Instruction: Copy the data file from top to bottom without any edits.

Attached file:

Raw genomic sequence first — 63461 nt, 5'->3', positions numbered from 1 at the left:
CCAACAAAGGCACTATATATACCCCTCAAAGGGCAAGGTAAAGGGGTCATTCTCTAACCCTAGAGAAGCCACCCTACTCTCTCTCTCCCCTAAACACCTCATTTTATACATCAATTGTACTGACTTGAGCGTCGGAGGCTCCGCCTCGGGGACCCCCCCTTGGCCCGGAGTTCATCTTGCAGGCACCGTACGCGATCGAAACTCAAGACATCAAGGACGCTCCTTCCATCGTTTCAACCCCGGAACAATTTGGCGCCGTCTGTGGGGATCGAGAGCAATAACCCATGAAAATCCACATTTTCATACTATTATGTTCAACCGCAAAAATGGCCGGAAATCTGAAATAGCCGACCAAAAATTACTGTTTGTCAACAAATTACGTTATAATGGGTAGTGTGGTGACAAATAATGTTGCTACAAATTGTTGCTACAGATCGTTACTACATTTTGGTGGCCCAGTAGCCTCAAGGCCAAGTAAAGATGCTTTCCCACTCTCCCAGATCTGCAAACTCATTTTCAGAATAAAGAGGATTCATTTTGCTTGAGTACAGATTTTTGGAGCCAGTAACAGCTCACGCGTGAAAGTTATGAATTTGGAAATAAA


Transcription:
Raw genomic sequence first — 63461 nt, 5'->3', positions numbered from 1 at the left:
CCAACAAAGGCACTATATATACCCCTCAAAGGGCAAGGTAAAGGGGTCATTCTCTAACCCTAGAGAAGCCACCCTACTCTCTCTCTCCCCTAAACACCTCATTTTATACATCAATTGTACTGACTTGAGCGTCGGAGGCTCCGCCTCGGGGACCCCCCCTTGGCCCGGAGTTCATCTTGCAGGCACCGTACGCGATCGAAACTCAAGACATCAAGGACGCTCCTTCCATCGTTTCAACCCCGGAACAATTTGGCGCCGTCTGTGGGGATCGAGAGCAATAACCCATGAAAATCCACATTTTCATACTATTATGTTCAACCGCAAAAATGGCCGGAAATCTGAAATAGCCGACCAAAAATTACTGTTTGTCAACAAATTACGTTATAATGGGTAGTGTGGTGACAAATAATGTTGCTACAAATTGTTGCTACAGATCGTTACTACATTTTGGTGGCCCAGTAGCCTCAAGGCCAAGTAAAGATGCTTTCCCACTCTCCCAGATCTGCAAACTCATTTTCAGAATAAAGAGGATTCATTTTGCTTGAGTACAGATTTTTGGAGCCAGTAACAGCTCACGCGTGAAAGTTATGAATTTGGAAATAAA